The majority of transfected pairs resulted in IgG expression (92%). Of these, 43% showed binding only to S protein while 5.9% bound to both S and RBD proteins and 0.1% bound only to RBD. The supernatants were also screened for binding to an unrelated HIV antigen (BG505 SOSIP) to eliminate non-specific or polyreactive supernatants. The supernatants were next evaluated for neutralization activity using SARS-CoV-2 and SARS-CoV-1 pseudoviruses. Strikingly, a small proportion of the binding antibodies showed neutralization activity and that activity was equally distributed between RBD+/S+ and S+ only binders despite a much larger number of S+ only binding supernatants as exemplified by the three donors CC6, CC12 and CC25, (Fig. 3A). These data indicate that viral infection generates a strong response against the non-RBD regions of S protein, but only a small proportion of that response is neutralizing. In contrast, there are fewer RBD binding antibodies but a larger proportion of these neutralize SARS-CoV-2 pseudovirus. Antibodies that tested positive for neutralization in the high-throughput screening were sequence confirmed and advanced for expression at large scale for additional characterization.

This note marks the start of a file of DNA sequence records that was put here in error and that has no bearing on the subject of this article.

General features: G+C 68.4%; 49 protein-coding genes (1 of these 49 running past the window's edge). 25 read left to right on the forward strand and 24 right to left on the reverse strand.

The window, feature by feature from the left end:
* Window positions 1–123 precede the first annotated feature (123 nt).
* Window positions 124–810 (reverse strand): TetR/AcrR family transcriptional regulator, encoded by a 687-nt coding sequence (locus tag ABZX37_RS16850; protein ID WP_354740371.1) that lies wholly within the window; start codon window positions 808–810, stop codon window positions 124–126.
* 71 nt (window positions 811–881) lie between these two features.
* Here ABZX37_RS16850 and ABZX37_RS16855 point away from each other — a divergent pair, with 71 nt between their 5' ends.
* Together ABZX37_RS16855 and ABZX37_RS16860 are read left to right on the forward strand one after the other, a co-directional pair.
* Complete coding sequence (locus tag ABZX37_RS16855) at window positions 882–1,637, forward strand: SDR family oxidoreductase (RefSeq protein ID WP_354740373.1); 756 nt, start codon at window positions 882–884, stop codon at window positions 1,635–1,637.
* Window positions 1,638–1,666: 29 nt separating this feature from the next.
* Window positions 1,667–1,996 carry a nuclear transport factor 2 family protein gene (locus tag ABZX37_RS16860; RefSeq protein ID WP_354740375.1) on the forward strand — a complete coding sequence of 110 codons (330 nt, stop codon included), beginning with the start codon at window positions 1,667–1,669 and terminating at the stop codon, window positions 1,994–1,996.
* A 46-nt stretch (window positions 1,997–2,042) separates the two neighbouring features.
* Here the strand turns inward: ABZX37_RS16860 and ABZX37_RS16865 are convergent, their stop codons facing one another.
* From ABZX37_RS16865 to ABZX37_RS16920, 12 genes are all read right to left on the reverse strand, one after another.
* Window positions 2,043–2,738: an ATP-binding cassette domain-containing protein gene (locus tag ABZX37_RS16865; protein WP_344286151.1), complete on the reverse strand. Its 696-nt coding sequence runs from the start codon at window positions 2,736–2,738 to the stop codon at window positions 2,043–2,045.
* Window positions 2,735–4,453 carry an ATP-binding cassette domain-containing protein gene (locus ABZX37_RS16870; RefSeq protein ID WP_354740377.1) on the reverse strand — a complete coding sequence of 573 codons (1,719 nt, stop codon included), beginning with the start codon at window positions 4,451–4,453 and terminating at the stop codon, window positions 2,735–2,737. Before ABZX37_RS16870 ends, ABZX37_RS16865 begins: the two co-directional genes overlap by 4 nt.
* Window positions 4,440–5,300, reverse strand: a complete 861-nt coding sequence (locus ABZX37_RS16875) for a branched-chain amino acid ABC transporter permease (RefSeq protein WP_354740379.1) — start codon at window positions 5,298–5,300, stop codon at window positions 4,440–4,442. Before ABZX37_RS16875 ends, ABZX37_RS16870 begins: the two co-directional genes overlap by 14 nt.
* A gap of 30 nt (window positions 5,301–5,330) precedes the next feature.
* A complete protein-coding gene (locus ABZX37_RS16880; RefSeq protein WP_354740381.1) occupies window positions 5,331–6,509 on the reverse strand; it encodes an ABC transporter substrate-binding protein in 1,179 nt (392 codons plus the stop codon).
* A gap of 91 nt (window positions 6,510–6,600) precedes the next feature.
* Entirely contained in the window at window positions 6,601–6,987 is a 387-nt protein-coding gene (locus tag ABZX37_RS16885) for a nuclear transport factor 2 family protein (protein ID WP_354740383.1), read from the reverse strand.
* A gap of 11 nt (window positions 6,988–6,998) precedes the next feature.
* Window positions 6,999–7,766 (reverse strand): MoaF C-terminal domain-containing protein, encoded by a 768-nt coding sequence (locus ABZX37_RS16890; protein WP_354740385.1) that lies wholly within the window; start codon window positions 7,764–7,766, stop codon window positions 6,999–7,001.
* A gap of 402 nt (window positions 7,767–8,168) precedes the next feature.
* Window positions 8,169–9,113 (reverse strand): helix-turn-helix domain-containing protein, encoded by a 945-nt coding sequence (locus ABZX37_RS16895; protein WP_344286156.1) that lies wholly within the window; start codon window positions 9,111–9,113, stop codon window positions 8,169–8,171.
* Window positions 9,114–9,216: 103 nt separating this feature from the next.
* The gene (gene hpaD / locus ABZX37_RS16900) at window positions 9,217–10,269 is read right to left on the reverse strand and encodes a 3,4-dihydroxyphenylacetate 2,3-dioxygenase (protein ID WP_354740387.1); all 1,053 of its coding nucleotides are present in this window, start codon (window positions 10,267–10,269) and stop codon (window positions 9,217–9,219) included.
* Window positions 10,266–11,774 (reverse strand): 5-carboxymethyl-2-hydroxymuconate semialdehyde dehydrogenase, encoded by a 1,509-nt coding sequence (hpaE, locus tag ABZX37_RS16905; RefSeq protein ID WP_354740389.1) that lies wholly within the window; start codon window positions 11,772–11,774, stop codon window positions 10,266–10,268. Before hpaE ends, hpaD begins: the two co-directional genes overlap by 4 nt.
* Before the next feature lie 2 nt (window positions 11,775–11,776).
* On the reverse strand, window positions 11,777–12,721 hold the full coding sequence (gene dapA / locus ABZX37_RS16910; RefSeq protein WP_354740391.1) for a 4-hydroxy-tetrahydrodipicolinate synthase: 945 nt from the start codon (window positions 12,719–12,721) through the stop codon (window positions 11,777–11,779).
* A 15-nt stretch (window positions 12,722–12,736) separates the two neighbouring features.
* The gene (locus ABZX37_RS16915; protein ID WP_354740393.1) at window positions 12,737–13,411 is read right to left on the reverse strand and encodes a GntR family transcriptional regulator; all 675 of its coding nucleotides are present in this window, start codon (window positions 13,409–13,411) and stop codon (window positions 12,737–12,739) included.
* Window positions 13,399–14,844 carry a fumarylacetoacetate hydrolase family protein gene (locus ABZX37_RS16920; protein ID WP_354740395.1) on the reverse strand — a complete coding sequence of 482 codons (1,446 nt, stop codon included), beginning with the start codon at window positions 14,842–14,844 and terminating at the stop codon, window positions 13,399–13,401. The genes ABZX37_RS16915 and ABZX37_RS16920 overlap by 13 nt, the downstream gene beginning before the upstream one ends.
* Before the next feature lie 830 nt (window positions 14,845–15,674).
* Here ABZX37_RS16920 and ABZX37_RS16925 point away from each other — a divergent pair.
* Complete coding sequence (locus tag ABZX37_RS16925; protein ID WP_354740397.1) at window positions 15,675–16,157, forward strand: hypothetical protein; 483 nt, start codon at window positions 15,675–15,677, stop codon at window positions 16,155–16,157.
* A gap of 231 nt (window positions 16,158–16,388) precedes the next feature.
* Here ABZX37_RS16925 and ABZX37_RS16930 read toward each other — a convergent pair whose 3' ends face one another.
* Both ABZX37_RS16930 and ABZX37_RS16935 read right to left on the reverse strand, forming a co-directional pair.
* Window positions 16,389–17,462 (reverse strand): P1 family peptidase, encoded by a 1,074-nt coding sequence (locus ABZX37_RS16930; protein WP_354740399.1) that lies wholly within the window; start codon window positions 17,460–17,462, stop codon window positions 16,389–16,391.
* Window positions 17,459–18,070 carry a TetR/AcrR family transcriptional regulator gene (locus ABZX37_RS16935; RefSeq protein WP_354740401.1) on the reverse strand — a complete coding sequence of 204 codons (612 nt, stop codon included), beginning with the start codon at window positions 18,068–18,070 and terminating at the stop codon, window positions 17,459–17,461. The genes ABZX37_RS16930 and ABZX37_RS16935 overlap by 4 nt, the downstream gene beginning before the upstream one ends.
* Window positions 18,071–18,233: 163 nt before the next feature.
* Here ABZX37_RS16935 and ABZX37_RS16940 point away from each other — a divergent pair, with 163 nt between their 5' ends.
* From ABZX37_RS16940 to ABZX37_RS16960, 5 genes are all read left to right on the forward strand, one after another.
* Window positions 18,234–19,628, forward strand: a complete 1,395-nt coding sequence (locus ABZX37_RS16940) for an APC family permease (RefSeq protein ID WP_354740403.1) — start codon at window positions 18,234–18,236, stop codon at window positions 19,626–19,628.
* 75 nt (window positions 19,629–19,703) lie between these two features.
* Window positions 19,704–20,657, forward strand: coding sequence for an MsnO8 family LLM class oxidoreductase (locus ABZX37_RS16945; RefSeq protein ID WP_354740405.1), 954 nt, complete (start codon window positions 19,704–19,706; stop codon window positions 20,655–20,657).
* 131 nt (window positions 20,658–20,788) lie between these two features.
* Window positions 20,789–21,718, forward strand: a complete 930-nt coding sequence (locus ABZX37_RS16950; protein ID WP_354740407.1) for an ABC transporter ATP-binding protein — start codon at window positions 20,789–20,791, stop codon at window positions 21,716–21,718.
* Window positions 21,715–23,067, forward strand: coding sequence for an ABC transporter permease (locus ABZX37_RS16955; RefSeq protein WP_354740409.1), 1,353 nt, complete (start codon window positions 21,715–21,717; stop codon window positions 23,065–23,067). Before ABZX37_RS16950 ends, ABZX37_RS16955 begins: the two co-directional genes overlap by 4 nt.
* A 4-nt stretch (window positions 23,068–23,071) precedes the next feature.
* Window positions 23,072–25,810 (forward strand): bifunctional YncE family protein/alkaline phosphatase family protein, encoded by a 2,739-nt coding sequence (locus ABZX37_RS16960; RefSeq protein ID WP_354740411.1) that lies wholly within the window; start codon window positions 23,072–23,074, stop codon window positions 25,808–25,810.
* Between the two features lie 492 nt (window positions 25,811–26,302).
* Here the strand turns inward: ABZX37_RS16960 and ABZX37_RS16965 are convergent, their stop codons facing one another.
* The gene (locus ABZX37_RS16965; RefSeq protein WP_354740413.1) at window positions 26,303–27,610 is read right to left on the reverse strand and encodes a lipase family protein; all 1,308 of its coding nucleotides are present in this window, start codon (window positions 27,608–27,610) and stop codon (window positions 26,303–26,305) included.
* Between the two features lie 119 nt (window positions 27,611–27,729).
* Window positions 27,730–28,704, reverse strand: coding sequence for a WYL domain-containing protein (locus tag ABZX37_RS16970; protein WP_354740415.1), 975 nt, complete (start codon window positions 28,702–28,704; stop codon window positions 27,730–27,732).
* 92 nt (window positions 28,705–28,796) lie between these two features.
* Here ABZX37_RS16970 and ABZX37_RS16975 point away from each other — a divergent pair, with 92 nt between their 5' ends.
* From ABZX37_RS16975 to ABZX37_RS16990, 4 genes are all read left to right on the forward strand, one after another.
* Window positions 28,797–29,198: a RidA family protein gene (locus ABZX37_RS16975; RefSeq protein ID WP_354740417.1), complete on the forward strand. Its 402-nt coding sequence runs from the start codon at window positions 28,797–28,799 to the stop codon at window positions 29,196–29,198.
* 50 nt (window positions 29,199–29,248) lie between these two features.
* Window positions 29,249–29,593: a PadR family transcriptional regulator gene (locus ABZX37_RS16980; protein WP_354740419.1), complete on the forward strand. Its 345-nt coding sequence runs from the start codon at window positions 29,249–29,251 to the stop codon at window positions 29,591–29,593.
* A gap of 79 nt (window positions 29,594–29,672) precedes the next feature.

Fig. 3 Antibody isolation and functional screening for SARS-CoV antigen binding and neutralization.

(A) Antibody downselection process from 3 donors, presented as bubble plots. The areas of the bubbles for each donor are sized, based on the number of antibodies that were cloned and transfected, then scaled according to the number that were positive in subsequent assays. All antibodies that expressed at measurable levels were tested for binding to S protein and RBD to determine their specificity, and then screened for neutralization. (B) VH gene distribution of downselected mAbs. Antibodies are colored by their respective clonal lineages. (C) Heavy chain CDR3 lengths of downselected mAbs. Antibodies are colored by their respective clonal lineages. (D) Mutation frequency of downselected mAb lineages. Bubble position represents the mean mutation frequency for each lineage, with bubble area proportional to the lineage size.